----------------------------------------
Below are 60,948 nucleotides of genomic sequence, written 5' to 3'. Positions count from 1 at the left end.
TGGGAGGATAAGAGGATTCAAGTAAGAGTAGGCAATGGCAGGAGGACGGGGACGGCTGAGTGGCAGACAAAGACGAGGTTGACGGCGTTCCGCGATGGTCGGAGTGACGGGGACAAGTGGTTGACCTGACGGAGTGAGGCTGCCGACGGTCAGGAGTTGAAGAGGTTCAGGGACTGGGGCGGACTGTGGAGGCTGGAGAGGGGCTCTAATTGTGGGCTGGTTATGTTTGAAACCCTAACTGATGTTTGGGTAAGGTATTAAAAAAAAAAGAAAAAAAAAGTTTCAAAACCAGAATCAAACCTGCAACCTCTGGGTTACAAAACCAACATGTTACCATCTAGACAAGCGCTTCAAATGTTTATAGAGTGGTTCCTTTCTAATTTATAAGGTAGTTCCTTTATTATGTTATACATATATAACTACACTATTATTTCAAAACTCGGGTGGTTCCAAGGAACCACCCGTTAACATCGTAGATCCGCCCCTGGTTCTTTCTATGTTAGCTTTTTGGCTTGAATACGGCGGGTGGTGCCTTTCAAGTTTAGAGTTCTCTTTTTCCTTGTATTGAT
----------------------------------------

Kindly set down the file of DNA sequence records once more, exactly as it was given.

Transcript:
Below are 60,948 nucleotides of genomic sequence, written 5' to 3'. Positions count from 1 at the left end.
TGGGAGGATAAGAGGATTCAAGTAAGAGTAGGCAATGGCAGGAGGACGGGGACGGCTGAGTGGCAGACAAAGACGAGGTTGACGGCGTTCCGCGATGGTCGGAGTGACGGGGACAAGTGGTTGACCTGACGGAGTGAGGCTGCCGACGGTCAGGAGTTGAAGAGGTTCAGGGACTGGGGCGGACTGTGGAGGCTGGAGAGGGGCTCTAATTGTGGGCTGGTTATGTTTGAAACCCTAACTGATGTTTGGGTAAGGTATTAAAAAAAAAAGAAAAAAAAAGTTTCAAAACCAGAATCAAACCTGCAACCTCTGGGTTACAAAACCAACATGTTACCATCTAGACAAGCGCTTCAAATGTTTATAGAGTGGTTCCTTTCTAATTTATAAGGTAGTTCCTTTATTATGTTATACATATATAACTACACTATTATTTCAAAACTCGGGTGGTTCCAAGGAACCACCCGTTAACATCGTAGATCCGCCCCTGGTTCTTTCTATGTTAGCTTTTTGGCTTGAATACGGCGGGTGGTGCCTTTCAAGTTTAGAGTTCTCTTTTTCCTTGTATTGAT